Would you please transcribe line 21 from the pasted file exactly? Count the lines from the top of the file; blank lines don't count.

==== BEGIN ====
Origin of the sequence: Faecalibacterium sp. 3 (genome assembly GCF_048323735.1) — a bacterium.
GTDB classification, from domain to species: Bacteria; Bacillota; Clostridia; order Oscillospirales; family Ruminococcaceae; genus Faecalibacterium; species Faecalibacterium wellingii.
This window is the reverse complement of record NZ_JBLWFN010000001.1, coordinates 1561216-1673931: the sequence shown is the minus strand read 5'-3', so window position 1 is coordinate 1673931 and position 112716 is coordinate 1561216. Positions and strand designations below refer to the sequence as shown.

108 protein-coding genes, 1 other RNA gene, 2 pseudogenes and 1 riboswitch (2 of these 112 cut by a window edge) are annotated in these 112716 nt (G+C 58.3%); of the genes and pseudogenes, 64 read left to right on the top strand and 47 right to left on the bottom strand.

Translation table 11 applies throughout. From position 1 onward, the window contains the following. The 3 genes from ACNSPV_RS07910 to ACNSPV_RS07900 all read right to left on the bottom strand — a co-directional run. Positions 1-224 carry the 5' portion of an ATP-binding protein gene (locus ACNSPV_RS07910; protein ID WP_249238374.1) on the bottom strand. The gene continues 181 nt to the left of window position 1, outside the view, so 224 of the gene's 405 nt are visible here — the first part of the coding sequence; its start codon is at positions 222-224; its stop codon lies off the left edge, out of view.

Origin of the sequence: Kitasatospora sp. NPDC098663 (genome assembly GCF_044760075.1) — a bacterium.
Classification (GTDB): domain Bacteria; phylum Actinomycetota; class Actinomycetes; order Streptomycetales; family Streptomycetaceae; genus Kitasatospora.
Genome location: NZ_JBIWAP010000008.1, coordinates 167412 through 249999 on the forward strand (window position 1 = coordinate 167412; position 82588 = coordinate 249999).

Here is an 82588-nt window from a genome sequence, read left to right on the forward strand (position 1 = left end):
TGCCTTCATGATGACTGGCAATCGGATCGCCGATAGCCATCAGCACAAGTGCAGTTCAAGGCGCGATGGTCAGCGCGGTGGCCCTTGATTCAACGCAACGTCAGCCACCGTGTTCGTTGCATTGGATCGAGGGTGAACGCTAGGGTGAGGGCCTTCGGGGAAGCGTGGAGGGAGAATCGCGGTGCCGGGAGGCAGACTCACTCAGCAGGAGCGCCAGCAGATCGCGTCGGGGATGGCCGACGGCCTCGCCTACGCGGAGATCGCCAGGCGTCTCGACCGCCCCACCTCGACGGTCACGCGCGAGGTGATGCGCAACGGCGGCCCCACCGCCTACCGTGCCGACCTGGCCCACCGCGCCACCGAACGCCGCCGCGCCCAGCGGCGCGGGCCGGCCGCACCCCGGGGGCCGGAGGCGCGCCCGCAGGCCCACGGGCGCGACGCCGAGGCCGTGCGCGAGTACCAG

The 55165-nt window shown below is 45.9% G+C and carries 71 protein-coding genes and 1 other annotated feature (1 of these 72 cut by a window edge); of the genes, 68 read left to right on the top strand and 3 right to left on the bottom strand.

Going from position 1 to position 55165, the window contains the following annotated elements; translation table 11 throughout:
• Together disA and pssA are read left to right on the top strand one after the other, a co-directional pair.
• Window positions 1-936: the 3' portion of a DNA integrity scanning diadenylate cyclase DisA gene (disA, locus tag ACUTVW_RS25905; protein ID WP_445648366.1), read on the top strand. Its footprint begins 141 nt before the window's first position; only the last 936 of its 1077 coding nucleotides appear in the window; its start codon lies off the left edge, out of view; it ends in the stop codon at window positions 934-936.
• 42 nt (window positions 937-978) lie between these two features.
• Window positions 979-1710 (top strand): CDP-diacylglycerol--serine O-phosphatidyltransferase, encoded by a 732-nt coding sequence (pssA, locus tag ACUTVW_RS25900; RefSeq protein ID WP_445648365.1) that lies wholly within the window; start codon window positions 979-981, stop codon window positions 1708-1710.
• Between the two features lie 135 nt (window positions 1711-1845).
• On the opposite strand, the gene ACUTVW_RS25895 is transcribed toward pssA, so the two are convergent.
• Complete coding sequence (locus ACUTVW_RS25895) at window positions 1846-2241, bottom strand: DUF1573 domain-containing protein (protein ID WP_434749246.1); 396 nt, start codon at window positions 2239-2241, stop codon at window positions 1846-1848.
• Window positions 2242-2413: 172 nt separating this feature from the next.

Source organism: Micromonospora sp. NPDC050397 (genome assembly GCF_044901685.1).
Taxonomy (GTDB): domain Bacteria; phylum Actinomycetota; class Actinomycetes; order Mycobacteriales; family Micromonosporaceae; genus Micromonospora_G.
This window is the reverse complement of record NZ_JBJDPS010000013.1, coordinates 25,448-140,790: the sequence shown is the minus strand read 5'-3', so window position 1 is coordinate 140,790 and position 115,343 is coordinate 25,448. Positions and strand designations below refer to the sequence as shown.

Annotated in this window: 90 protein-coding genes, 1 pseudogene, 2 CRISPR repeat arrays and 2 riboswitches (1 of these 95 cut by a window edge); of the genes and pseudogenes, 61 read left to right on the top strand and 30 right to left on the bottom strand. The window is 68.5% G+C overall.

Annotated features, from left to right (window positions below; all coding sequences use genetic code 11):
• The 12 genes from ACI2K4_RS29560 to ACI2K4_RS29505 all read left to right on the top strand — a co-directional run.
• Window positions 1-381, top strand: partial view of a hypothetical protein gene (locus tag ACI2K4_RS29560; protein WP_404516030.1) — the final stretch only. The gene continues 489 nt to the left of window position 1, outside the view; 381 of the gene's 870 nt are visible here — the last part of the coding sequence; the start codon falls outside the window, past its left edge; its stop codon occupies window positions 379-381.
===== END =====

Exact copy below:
Source organism: Micromonospora sp. NPDC050397 (genome assembly GCF_044901685.1).